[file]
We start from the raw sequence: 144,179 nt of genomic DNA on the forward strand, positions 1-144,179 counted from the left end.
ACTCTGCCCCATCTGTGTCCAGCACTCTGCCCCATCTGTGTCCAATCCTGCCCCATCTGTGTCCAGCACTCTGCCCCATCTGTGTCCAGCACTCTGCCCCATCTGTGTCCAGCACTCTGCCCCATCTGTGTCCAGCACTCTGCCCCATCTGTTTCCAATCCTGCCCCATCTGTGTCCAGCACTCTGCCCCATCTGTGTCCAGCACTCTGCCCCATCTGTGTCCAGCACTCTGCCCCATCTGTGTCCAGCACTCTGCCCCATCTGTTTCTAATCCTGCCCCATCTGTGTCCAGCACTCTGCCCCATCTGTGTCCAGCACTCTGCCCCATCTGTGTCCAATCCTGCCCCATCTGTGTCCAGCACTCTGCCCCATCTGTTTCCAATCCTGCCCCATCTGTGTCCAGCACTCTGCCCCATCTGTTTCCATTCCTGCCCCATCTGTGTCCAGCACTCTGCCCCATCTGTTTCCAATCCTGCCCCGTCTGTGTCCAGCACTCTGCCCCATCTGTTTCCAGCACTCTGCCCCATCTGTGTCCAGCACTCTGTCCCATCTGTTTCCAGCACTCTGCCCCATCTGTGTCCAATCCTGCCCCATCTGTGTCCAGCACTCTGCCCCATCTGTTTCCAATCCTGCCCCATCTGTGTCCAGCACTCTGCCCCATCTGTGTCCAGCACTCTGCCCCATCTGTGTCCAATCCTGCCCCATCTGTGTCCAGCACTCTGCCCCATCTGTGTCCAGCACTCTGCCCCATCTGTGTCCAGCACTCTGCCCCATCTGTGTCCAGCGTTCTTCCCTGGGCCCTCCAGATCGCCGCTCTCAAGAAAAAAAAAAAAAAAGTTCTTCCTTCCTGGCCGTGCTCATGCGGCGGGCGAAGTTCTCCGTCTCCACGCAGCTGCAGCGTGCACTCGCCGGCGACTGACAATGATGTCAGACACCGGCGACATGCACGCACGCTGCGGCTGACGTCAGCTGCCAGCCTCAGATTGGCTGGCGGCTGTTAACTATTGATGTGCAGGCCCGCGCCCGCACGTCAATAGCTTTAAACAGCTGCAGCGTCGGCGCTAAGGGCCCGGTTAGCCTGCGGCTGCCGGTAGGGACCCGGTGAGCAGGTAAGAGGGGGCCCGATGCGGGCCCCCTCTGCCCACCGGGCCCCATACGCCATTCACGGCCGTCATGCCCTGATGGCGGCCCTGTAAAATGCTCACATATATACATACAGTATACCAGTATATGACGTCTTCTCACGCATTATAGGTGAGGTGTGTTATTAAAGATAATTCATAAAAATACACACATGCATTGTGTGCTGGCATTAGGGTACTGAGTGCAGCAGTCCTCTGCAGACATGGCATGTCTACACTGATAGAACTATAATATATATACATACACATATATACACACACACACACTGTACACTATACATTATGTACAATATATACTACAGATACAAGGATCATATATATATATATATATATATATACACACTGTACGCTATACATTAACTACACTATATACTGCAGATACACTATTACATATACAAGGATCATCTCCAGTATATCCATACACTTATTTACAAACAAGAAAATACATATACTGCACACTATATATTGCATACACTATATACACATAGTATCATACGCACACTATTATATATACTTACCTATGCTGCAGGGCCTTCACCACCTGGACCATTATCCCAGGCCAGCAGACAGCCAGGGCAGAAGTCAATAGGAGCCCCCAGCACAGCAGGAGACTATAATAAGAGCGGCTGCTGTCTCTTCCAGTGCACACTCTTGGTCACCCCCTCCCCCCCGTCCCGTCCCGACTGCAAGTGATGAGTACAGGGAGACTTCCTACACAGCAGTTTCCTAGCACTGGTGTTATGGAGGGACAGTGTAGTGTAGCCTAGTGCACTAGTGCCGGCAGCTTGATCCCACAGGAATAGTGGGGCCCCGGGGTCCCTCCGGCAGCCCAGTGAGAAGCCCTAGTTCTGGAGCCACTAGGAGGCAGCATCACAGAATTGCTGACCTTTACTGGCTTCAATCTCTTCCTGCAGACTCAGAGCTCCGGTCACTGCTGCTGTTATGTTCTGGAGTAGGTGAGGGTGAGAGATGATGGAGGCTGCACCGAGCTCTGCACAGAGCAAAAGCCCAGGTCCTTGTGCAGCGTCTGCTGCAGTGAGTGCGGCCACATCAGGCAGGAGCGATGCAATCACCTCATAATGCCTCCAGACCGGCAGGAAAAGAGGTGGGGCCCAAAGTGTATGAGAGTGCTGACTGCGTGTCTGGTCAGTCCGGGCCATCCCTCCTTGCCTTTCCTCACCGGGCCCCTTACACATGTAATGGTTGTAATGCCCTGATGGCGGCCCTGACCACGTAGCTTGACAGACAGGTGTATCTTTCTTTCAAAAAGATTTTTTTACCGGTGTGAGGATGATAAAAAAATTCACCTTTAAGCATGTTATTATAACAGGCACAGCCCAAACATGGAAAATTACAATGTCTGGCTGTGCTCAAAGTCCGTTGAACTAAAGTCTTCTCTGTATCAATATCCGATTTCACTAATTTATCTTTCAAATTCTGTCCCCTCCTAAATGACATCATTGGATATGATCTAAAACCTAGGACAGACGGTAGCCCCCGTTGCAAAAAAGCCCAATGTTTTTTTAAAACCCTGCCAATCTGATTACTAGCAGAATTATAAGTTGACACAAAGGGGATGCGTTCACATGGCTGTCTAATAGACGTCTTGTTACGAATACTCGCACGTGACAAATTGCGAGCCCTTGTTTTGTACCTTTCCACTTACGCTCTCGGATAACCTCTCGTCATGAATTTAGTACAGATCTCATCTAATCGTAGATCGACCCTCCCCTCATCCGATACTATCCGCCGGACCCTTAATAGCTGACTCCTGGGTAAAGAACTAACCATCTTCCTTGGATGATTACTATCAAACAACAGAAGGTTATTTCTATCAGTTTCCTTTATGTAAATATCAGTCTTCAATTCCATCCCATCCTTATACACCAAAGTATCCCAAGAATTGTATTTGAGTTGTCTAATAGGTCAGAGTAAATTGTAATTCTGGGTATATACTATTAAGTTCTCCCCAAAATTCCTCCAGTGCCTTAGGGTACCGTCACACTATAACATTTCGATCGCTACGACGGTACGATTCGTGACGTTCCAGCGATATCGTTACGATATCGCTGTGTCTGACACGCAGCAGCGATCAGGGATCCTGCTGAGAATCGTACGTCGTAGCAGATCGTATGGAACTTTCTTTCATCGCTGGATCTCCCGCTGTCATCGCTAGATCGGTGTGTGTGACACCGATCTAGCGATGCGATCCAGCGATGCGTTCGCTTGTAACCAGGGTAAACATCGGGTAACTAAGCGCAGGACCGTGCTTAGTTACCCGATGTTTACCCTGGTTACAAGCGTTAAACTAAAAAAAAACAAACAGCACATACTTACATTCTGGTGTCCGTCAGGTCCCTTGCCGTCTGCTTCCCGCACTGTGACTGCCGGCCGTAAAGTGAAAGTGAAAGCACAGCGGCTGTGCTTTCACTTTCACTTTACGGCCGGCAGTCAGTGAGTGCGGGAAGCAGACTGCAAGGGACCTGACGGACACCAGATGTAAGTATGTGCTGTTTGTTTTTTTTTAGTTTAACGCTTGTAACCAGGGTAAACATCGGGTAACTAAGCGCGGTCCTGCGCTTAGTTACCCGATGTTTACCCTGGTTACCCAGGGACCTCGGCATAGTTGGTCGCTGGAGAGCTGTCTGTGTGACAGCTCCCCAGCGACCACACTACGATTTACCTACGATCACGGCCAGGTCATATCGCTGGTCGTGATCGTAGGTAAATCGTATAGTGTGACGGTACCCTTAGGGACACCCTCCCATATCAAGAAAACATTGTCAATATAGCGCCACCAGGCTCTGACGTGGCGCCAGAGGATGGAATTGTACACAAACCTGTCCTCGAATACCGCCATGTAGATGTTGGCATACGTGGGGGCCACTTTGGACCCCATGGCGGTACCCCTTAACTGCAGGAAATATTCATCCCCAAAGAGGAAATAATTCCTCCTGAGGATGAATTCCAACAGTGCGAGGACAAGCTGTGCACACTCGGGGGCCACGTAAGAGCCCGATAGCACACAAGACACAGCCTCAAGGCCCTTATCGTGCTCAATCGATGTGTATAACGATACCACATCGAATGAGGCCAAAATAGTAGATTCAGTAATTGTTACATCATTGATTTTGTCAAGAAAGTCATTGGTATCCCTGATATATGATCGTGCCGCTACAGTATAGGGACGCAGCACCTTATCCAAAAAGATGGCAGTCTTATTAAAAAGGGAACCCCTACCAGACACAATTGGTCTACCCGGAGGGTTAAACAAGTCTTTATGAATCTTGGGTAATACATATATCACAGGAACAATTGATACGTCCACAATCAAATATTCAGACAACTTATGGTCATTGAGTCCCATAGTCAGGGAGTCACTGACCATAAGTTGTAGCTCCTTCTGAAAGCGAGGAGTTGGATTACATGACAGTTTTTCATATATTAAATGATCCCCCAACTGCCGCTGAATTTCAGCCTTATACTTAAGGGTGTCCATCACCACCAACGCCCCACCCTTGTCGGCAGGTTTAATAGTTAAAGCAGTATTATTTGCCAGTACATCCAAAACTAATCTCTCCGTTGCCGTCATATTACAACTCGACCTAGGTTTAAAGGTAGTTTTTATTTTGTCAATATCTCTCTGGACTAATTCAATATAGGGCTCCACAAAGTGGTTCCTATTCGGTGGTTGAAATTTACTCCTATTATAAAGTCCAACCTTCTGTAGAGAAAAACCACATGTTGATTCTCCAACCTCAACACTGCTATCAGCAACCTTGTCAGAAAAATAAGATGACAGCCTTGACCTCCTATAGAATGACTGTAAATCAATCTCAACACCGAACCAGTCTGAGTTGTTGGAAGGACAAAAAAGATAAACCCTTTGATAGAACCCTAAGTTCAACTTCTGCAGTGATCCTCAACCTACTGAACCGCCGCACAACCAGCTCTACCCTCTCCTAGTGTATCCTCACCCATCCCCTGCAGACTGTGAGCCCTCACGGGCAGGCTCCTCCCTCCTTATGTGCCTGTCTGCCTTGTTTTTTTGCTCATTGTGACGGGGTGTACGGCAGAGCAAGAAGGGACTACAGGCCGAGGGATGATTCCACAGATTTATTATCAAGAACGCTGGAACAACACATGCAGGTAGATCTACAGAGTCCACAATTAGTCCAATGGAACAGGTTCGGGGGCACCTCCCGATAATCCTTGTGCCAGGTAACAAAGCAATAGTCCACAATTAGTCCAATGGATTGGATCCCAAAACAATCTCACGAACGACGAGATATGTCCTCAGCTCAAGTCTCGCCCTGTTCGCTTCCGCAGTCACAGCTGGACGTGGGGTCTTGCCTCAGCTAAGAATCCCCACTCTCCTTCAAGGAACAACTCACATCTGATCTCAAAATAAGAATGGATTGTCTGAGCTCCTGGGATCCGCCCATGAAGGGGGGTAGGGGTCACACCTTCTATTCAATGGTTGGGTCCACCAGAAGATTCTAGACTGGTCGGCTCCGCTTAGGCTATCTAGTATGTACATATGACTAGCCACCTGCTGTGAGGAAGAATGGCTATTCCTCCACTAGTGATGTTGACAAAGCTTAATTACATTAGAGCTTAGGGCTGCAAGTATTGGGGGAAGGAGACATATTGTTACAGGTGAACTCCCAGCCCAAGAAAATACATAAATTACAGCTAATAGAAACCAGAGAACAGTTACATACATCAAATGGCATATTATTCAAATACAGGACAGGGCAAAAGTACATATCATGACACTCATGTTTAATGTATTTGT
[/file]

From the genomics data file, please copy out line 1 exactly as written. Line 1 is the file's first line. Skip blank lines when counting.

We start from the raw sequence: 144,179 nt of genomic DNA on the forward strand, positions 1-144,179 counted from the left end.